Crouzeix’s conjecture

I am on BA 285, one of thirty mathematicians flying to San Jose to spend a week together at the American Institute of Mathematics trying to prove Crouzeix’s conjecture. The conjecture asserts that a certain quantity arising in linear algebra is ≤2. So far, it’s known to be ≤1+√2 (about 2.41). This week, a man-year of time and a man-year of money will be spent trying to prune away that last 20%.

Direct consequences if we pull it off? Next to none. Nothing really depends on 2.41 being improved to 2.

The point is the indirect, the intellectual consequences. With luck, a week from now the theorem will be proved and the proof will have made use of a new idea or two that may lead on to further advances is the future. This is how mathematics — science — grows. If we succeed this week, the time and money will have been well spent.

[30 July 2017]

Being left-handed, being gay

The Wimbledon match between Federer and Zverev yesterday got me thinking. Federer is right-handed and Zverev is left-handed, and that’s all there is to it. Nobody wonders what made Zverev left-handed, or if he could be talked out of it. The tabloids do not print rumors that Federer has left-handed tendencies he keeps darkly to himself.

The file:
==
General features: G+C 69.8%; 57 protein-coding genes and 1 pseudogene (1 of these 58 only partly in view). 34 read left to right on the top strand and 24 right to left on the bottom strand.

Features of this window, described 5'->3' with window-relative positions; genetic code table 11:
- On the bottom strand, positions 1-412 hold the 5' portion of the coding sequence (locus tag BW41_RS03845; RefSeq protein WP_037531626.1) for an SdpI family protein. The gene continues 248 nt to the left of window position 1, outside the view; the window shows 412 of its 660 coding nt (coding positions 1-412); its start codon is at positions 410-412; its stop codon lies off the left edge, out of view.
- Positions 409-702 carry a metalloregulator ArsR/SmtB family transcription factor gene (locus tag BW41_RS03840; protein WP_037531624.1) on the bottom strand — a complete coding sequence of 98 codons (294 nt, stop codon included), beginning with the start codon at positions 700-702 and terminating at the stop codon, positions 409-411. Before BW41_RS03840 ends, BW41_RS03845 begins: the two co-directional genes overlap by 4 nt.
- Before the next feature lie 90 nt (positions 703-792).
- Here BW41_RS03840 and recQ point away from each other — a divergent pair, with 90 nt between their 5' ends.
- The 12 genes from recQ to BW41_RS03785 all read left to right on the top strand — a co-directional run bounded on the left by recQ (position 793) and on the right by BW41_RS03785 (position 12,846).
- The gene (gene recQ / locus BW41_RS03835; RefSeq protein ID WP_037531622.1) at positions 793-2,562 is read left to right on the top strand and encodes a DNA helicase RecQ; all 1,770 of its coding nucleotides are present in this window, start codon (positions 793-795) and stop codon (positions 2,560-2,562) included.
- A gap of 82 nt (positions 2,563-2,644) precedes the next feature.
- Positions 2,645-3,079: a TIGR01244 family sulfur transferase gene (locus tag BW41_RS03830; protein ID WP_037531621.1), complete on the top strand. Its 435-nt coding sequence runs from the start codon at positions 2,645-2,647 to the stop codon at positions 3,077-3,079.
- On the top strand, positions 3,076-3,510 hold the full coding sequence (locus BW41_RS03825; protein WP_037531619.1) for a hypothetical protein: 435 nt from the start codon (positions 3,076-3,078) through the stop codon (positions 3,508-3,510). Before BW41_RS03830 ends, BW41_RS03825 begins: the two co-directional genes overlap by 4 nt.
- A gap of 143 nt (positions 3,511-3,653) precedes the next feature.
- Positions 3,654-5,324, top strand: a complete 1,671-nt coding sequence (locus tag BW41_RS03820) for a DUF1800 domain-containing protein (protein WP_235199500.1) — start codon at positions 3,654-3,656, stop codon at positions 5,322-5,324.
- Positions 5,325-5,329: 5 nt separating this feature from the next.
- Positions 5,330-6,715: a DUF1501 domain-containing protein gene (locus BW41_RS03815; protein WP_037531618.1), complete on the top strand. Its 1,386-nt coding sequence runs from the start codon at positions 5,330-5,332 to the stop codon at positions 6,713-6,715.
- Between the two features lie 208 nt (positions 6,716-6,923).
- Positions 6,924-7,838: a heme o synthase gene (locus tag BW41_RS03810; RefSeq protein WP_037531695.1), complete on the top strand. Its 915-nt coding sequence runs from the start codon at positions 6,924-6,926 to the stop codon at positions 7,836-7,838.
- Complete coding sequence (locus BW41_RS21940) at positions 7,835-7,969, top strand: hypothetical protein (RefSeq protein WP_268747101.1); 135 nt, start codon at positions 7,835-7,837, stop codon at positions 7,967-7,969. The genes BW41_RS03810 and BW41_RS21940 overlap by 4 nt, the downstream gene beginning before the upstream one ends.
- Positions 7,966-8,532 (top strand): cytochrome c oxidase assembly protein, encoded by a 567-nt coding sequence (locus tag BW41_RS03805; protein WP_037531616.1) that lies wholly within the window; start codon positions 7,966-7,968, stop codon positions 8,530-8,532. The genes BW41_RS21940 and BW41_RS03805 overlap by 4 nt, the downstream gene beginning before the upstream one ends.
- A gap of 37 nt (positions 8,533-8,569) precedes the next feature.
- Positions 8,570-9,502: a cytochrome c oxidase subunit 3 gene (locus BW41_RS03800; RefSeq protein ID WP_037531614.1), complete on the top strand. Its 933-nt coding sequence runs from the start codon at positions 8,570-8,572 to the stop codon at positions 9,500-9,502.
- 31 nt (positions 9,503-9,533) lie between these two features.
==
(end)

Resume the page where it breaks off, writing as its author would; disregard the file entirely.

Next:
The analogy of left-handedness with gayness goes pretty deep. So far as I can tell, both are understood to have complex causes mixing genes, development in utero, and other factors hard to disentangle. Like so many analogies, this one draws you in with a complex skein of similarities and differences. A similarity is that not everybody is perfectly left-handed or right-handed, just as not everybody is perfectly gay or straight. A difference is that gayness comes with an obvious evolutionary cost, whereas left-handedness seems on the face of it to be evolutionarily neutral. And what about our cultural responses to these syndromes? My opening paragraph may suggest that left-handedness is accepted without a ripple, but it is not so simple in Saudi Arabia, India, or China.

[9 July 2017]